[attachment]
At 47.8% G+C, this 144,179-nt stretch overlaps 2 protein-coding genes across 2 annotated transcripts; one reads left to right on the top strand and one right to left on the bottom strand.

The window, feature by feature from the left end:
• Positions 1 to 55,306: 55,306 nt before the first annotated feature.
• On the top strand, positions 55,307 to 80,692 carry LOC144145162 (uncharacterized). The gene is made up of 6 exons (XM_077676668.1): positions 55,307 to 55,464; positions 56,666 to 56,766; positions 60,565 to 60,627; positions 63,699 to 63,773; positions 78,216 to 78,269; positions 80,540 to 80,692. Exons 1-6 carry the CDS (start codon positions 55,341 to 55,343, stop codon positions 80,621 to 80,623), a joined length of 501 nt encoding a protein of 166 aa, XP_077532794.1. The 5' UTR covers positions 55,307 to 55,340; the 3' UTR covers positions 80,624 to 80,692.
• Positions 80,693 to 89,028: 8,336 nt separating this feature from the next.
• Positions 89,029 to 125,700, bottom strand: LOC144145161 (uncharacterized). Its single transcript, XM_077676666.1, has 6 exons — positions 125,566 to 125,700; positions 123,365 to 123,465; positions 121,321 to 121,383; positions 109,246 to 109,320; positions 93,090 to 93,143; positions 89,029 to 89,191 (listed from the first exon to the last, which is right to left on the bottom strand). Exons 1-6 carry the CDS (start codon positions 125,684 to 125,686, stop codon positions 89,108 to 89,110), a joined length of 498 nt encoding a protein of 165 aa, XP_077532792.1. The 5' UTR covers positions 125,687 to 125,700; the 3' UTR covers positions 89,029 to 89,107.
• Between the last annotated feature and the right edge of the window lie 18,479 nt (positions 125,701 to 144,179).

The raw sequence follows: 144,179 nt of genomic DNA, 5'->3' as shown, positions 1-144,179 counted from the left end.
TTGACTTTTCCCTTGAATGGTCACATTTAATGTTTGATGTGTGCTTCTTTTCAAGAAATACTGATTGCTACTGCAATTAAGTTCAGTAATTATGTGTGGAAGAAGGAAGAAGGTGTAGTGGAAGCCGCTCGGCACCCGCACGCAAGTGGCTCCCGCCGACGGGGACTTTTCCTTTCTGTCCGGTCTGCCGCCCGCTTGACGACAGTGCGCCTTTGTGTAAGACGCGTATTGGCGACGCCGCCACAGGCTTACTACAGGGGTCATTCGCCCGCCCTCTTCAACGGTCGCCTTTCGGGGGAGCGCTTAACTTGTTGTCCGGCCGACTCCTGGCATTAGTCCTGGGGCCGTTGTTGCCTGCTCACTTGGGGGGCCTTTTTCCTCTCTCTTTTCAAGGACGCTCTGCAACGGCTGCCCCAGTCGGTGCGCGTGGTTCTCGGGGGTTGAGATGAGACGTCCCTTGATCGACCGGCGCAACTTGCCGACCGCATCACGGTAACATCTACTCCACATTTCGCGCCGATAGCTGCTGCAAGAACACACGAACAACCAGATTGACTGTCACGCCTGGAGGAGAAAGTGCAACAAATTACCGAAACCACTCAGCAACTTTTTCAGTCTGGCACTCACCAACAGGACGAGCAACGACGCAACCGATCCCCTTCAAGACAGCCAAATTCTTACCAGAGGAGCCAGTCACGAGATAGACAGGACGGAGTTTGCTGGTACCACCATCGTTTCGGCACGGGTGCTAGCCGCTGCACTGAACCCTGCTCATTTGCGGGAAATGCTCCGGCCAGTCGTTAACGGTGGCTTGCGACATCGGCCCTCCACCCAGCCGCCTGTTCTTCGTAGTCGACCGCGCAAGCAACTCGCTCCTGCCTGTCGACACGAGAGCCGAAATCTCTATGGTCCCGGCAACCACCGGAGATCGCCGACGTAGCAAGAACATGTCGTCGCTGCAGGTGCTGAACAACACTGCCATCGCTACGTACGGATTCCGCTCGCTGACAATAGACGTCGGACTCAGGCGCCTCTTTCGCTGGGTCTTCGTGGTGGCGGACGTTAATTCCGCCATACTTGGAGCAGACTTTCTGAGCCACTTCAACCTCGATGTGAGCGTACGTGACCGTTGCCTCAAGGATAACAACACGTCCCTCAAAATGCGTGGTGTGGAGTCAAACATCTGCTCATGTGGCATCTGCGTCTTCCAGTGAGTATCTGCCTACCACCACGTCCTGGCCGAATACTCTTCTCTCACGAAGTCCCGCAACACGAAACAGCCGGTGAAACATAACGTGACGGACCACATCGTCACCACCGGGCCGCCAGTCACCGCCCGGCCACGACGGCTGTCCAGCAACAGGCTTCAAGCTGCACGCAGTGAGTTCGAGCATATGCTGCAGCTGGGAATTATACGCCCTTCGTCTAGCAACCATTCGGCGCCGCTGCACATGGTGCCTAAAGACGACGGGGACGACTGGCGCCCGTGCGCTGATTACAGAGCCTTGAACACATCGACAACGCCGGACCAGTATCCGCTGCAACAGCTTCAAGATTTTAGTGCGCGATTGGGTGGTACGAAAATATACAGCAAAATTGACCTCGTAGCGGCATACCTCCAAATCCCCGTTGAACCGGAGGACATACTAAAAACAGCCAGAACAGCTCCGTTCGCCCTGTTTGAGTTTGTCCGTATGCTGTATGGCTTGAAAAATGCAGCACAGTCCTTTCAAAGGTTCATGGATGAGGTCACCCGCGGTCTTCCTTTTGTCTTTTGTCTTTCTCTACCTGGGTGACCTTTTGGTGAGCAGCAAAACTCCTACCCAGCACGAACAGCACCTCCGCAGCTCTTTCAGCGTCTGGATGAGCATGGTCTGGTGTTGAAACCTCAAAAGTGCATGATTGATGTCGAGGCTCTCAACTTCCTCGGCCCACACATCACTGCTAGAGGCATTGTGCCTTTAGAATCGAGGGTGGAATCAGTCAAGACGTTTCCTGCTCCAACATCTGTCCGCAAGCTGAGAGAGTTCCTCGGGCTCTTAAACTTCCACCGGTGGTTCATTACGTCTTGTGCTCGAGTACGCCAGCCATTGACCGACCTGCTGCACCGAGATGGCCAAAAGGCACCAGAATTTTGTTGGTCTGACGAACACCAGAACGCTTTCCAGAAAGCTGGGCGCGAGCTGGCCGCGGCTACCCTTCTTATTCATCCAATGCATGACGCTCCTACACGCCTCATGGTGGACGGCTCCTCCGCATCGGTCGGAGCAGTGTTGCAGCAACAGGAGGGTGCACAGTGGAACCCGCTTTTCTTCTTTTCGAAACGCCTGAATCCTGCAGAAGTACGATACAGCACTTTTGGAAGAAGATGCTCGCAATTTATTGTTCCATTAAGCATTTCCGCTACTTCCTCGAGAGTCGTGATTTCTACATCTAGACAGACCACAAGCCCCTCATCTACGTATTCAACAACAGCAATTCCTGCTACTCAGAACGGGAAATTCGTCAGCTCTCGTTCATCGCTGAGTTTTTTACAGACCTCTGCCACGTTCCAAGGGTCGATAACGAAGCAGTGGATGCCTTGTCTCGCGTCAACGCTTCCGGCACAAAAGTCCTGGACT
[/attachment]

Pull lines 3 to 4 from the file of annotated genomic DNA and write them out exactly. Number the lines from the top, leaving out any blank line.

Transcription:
• Positions 1 to 55,306: 55,306 nt before the first annotated feature.
• On the top strand, positions 55,307 to 80,692 carry LOC144145162 (uncharacterized). The gene is made up of 6 exons (XM_077676668.1): positions 55,307 to 55,464; positions 56,666 to 56,766; positions 60,565 to 60,627; positions 63,699 to 63,773; positions 78,216 to 78,269; positions 80,540 to 80,692. Exons 1-6 carry the CDS (start codon positions 55,341 to 55,343, stop codon positions 80,621 to 80,623), a joined length of 501 nt encoding a protein of 166 aa, XP_077532794.1. The 5' UTR covers positions 55,307 to 55,340; the 3' UTR covers positions 80,624 to 80,692.